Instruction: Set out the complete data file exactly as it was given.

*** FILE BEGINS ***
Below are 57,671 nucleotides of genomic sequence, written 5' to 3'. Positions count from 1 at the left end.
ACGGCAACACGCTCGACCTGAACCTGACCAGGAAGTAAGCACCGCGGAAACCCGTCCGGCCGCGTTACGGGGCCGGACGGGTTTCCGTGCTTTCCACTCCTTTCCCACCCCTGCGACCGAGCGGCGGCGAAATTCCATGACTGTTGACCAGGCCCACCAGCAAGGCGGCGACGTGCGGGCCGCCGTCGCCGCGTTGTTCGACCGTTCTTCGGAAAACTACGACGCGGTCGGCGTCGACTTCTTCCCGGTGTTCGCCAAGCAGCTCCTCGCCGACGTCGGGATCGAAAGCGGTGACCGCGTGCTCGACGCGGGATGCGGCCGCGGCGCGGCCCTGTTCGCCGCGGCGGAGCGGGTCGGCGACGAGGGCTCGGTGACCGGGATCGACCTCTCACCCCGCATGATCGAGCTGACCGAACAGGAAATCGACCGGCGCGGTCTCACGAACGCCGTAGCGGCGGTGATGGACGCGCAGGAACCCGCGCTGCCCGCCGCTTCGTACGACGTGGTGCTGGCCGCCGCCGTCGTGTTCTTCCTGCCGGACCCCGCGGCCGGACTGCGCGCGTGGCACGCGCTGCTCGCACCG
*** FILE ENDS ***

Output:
Below are 57,671 nucleotides of genomic sequence, written 5' to 3'. Positions count from 1 at the left end.
ACGGCAACACGCTCGACCTGAACCTGACCAGGAAGTAAGCACCGCGGAAACCCGTCCGGCCGCGTTACGGGGCCGGACGGGTTTCCGTGCTTTCCACTCCTTTCCCACCCCTGCGACCGAGCGGCGGCGAAATTCCATGACTGTTGACCAGGCCCACCAGCAAGGCGGCGACGTGCGGGCCGCCGTCGCCGCGTTGTTCGACCGTTCTTCGGAAAACTACGACGCGGTCGGCGTCGACTTCTTCCCGGTGTTCGCCAAGCAGCTCCTCGCCGACGTCGGGATCGAAAGCGGTGACCGCGTGCTCGACGCGGGATGCGGCCGCGGCGCGGCCCTGTTCGCCGCGGCGGAGCGGGTCGGCGACGAGGGCTCGGTGACCGGGATCGACCTCTCACCCCGCATGATCGAGCTGACCGAACAGGAAATCGACCGGCGCGGTCTCACGAACGCCGTAGCGGCGGTGATGGACGCGCAGGAACCCGCGCTGCCCGCCGCTTCGTACGACGTGGTGCTGGCCGCCGCCGTCGTGTTCTTCCTGCCGGACCCCGCGGCCGGACTGCGCGCGTGGCACGCGCTGCTCGCACCG